Bleu II is joined by Bleu I and Bleu III to create what is known as a triptych of paintings. They are displayed together, and are much bigger than one might expect; they each measure over three metres by two metres. Today they are owned by a Paris museum called Musée National d'Art Moderne. Bleu II carries the same rich blue hue as the other two, with a slash of red and small seemingly random black dots along it.
Many of Joan Miro's paintings focused on similar blues. The colour is rich and attention-grabbing, but that is not the reason he swayed so heavily toward this hue. Miro believed the colour to have an importance that other colours did not, and he associated it with a surreal, dream-like night. Inspired by cubism that was growing in popularity at the time, Miro combined his use of this colour with an inventive use of shapes and forms to create art that continues to be held in high regard today.
Joan Miro was already very popular at the point of painting this triptych which gave him the freedom to express his ideas and intentions without worrying about how it would be taken by the public. Bleu II and its two companion paintings could be seen as summing up Joan Miro's work up until that point, with the themes found elsewhere coming to pass once again in these paintings without being a mindless repeat on a theme.
If looking at Bleu II gives you a sense of solitude, that is not unexpected. Joan Miro held a deep fascination with empty spaces, and in Bleu II the use of shapes in the blue expanse only manages to accentuate the bareness of the painting. Miro's interest in empty spaces is compelling, especially when presented in a way that seems inventive so many years after the painting was completed.
It could be a wide blue sky at dusk or a wide ocean under the sunlight. The openness of the painting along with its simplicity gives the viewer every chance to understanding the painting themselves without prejudice, and it is easy indeed to project your own ideas into a canvas that was intentionally left with the potential for lots of space. Miro gives the viewer breathing room to bring their own interpretation to the canvas alongside the rich colours and unusual forms, and that makes him special.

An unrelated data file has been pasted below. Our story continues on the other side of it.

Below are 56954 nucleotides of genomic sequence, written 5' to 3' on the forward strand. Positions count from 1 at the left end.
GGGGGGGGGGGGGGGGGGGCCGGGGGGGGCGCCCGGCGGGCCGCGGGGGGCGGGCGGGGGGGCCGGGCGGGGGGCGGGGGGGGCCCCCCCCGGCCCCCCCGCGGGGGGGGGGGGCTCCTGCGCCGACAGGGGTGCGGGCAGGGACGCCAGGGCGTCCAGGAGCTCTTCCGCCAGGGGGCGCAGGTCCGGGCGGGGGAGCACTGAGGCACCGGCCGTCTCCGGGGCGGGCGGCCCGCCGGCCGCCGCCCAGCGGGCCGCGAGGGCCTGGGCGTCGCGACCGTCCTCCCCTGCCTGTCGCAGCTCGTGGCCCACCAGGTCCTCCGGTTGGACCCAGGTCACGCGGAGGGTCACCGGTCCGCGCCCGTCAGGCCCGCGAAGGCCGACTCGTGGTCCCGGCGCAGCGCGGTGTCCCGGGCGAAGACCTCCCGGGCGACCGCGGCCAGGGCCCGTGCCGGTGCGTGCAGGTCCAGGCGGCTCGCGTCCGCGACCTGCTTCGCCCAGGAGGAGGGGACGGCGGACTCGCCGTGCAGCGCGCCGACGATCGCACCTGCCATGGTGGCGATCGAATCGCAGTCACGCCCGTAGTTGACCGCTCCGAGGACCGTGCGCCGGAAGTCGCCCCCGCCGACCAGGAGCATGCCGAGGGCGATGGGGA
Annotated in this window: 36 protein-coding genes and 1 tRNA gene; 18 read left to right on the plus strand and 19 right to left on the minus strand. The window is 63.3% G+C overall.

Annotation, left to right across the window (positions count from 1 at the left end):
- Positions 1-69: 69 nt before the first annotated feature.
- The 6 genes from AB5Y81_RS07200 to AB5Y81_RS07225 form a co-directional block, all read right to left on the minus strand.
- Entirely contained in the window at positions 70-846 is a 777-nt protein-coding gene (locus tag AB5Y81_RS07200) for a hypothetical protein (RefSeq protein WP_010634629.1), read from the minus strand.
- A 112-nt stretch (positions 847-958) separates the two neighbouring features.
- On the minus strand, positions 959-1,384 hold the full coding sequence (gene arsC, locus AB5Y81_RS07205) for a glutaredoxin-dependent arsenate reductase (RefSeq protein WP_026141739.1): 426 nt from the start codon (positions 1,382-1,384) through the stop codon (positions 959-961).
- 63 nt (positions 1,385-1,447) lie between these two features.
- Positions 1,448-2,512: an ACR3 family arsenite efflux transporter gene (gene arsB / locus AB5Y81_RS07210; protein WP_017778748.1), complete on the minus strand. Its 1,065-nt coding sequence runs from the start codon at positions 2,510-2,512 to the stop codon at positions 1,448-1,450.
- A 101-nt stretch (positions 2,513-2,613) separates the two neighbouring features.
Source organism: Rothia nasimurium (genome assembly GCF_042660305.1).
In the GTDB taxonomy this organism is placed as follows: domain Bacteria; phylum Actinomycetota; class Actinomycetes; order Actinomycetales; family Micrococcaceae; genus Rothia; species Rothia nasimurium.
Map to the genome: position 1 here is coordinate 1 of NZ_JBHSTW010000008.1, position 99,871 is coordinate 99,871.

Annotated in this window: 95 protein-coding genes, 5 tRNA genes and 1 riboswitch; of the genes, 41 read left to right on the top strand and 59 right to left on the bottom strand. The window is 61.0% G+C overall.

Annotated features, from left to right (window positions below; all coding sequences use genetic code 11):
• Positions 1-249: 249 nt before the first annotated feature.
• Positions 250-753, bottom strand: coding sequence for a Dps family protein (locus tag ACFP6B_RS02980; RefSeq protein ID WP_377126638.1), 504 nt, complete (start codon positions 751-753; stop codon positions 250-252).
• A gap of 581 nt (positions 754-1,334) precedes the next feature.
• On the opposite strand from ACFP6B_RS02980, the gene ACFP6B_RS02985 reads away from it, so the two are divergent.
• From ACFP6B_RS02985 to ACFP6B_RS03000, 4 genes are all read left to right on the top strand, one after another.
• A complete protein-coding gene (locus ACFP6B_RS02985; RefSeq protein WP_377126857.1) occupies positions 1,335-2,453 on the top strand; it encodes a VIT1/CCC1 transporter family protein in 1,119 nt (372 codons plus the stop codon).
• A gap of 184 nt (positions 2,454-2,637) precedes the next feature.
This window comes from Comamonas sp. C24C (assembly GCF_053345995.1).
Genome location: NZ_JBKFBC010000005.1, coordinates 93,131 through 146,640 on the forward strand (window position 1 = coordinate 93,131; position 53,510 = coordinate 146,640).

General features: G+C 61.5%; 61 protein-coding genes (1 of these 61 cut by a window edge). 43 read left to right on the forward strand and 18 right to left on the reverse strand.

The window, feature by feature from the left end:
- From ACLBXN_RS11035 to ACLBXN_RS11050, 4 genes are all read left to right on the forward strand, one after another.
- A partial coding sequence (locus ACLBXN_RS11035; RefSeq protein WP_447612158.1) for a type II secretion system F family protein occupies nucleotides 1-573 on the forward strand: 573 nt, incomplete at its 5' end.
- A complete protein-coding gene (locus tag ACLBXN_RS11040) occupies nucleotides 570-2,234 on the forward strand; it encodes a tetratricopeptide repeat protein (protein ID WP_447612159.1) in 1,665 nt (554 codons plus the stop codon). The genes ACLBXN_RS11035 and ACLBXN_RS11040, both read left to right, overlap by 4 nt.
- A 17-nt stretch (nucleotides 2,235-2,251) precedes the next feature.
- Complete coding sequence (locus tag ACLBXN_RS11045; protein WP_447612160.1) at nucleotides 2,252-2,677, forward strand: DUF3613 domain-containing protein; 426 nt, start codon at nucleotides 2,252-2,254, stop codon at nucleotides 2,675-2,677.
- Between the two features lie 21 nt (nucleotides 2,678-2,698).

The randomness of the shapes is not artificial. One of the most interesting things about the way Joan Miro created his paintings is that he did not attempt to keep control over his motions in a way that some painters and other artists do. Miro has no interest in the conscious creations, but instead would rather reach his subconscious to create his art. Due to this, he claimed to let his hand wander when he was painting, not thinking through every piece but instead just going with whatever felt right in the moment.
This free, expressive habit gave Joan Miro an edge not always found in other artists of his time. Miro experimented with the subconscious and created compelling art in the meantime. By opening up his art and letting the viewer bring their own understanding along with them, he created Bleu II and its fellow paintings and ensured they would not be forgotten in the passage of time.